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Dogs and Demons : Tales From the Dark Side of Japan (01 Edition)by Alex Kerr
Synopses & ReviewsPlease note that used books may not include additional media (study guides, CDs, DVDs, solutions manuals, etc.) as described in the publisher comments.
The crises--and failures--of modernization in Japan, as seen up close by a resident expert
Japan is a nation in crisis, and the crisis goes far beyond its well-known economic plight. In Dogs and Demons, Alex Kerr chronicles the crisis on a broad scale, from the failure of Japan's banks and pension funds to the decline of its once magnificent modern cinema. The book takes up for the first time in the Western press subjects such as the nation's endangered environment--its seashores lined with concrete, its roads leading to nowhere in the mountains. It describes Japan's monument frenzy, the destruction of old cities such as Kyoto and construction of drab new cities, and the attendant collapse of the tourist industry.
All these unhealthy developments are, Kerr argues, the devastating boomerang effect of an educational and bureaucratic system designed to produce manufactured goods--and little else. A mere upturn in economic growth will not quickly remedy these severe internal problems, which Kerr calls a failure of modernism. He assails the foreign experts who, often dependent on Japanese government and business support, fail to address these issues. Meanwhile, what of the Japanese people themselves? Kerr, a resident of Japan for thirty-five years, writes of them with humor and passion, for passion, he says, is part of the story. Millions of Japanese feel as heartbroken at what is going on as I do. My Japanese friends tell me, 'Please write this--for us.'
Now in paperback comes a surprising assessment of the failures and successes of modern Japan, from the crises of its banks and pension funds to the decline of its once magnificent modern cinema.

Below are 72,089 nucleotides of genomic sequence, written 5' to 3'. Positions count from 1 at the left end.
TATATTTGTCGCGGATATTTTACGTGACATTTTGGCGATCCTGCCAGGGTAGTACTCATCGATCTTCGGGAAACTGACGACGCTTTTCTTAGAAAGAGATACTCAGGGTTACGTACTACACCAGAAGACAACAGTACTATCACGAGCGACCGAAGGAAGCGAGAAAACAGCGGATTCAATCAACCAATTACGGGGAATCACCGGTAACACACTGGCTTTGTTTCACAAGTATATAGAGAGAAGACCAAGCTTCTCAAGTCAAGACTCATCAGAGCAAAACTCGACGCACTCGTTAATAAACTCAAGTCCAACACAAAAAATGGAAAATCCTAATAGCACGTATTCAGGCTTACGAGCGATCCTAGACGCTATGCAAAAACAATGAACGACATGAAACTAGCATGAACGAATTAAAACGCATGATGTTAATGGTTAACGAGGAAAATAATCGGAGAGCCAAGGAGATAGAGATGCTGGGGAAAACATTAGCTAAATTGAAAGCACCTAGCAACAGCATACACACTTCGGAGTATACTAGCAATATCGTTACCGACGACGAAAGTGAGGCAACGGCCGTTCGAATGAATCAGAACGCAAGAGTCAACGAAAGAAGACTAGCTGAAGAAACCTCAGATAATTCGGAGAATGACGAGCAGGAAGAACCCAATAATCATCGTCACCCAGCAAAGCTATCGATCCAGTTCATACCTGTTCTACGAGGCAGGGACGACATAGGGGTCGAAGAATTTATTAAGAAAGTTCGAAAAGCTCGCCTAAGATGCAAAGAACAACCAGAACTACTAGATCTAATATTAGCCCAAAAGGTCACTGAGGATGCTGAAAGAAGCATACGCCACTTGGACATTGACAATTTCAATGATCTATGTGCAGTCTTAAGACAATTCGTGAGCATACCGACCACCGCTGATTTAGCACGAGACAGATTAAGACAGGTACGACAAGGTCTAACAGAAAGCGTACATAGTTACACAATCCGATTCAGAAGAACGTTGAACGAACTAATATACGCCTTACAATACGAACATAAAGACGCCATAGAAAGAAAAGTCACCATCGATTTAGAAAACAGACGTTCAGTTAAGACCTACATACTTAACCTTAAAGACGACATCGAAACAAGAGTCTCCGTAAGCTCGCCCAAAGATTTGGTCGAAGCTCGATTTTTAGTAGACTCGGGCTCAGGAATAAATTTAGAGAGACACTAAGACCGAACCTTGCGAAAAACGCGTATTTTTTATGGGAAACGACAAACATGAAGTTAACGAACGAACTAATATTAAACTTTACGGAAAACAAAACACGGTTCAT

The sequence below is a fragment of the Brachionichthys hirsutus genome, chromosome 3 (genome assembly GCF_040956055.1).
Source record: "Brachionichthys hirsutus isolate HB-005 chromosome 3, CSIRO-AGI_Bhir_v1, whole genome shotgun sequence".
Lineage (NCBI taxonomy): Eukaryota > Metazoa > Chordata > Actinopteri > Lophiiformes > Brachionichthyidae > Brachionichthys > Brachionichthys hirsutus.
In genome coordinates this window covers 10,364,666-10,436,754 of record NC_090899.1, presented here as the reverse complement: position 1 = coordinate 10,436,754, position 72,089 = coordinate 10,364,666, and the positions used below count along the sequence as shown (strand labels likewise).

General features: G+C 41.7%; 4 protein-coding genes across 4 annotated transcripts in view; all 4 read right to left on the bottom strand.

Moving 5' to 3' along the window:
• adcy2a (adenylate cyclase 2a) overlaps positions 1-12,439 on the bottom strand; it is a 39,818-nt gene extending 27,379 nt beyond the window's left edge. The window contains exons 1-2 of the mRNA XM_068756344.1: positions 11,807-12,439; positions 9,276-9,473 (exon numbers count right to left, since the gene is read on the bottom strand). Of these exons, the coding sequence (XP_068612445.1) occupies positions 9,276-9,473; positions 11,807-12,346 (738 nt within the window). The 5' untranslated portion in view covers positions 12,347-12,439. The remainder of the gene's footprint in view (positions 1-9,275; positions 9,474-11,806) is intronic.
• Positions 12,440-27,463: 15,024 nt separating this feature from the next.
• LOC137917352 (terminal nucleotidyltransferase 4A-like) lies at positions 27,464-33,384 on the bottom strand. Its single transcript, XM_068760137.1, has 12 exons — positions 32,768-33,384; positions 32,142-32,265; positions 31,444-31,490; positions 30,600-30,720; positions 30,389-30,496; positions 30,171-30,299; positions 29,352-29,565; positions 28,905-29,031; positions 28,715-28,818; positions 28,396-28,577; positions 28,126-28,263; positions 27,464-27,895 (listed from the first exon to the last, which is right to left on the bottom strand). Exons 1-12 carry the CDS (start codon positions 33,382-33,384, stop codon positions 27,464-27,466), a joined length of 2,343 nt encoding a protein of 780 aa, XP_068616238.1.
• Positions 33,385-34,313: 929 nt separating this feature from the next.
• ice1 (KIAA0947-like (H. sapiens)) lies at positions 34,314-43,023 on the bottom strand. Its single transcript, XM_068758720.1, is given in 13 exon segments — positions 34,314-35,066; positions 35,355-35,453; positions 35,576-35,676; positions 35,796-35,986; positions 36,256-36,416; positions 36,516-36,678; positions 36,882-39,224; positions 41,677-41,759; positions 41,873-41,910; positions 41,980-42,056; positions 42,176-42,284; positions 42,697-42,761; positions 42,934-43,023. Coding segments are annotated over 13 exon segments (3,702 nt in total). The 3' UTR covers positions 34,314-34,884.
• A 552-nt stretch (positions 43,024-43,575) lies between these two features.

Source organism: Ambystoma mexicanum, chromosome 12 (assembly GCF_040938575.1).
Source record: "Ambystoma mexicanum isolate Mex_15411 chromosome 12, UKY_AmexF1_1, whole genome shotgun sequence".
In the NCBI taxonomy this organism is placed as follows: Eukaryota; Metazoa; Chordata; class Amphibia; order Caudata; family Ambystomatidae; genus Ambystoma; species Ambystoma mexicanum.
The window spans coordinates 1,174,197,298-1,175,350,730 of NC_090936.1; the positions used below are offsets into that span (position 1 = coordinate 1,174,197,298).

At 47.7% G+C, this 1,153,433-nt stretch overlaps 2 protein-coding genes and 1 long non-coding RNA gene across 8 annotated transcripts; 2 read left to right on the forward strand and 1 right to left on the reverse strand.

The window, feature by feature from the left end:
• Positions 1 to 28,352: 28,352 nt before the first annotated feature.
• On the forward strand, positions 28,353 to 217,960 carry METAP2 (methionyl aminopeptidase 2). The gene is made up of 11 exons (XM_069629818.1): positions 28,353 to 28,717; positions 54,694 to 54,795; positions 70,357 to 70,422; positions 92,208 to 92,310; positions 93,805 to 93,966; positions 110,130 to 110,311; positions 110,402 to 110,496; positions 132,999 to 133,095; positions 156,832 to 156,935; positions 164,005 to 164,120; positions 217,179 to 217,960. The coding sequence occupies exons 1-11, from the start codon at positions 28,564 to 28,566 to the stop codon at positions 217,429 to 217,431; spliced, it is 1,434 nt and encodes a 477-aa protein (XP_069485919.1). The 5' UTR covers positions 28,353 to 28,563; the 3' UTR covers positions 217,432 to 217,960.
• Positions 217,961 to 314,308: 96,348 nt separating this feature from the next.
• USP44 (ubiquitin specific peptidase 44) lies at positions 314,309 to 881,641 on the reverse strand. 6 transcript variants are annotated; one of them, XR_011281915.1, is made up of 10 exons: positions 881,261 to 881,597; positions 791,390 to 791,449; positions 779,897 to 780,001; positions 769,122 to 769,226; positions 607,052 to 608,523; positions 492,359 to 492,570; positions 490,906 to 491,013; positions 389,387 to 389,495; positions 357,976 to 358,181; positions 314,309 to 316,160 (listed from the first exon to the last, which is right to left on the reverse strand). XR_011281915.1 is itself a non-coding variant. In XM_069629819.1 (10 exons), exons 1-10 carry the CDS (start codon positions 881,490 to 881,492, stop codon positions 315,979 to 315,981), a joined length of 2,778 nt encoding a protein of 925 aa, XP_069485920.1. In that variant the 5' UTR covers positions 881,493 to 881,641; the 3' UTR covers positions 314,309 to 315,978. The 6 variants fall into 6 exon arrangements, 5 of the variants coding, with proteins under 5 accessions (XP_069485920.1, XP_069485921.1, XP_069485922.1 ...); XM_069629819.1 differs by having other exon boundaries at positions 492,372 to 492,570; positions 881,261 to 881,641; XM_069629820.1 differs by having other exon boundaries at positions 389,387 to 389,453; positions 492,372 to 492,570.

A surprising assessment of the failures and successes of modern Japan.
In Dogs and Demons, Alex Kerr chronicles the many facets of Japan's recent, and chronic, crises — from the failure of its banks and pension funds to the decline of its once magnificent modern cinema. He is the first to give a full report on the nation's endangered environment — its seashores lined with concrete, its roads leading to nowhere in the mountains — as well as its "monument frenzy," the destruction of old cities such as Kyoto and construction of drab new ones, and the attendant collapse of its tourist industry. Kerr writes with humor and passion, for "passion," he says, "is part of the story. Millions of Japanese feel as heartbroken at what is going on as I do. My Japanese friends tell me, 'Please write this — for us.'"
About the Author
Alex Kerr, educated at Yale, Oxford, and Keio Universities, is the author of many monographs and articles in both Japanese and English. He now lives in Bangkok.
Table of Contents
The Land: The Construction State
Environment: Cedar Plantations and Orange Ooze
The Bubble: Looking Back
Information: A Different View of Reality
Bureaucracy: Power and Privilege
Monuments: Airports for Radishes
Old Cities: Kyoto and Tourism
New Cities: Electric Wires and Roof Boxes
Demons: The Philosophy of Monuments
Manga and Massive: The Business of Monuments
National Wealth: Debt, Public and Private
Education: Following the Rules
After School: Flowers and Cinema
Internationalization: Refugees and Expats
To Change or Not to Change: Boiled Frog
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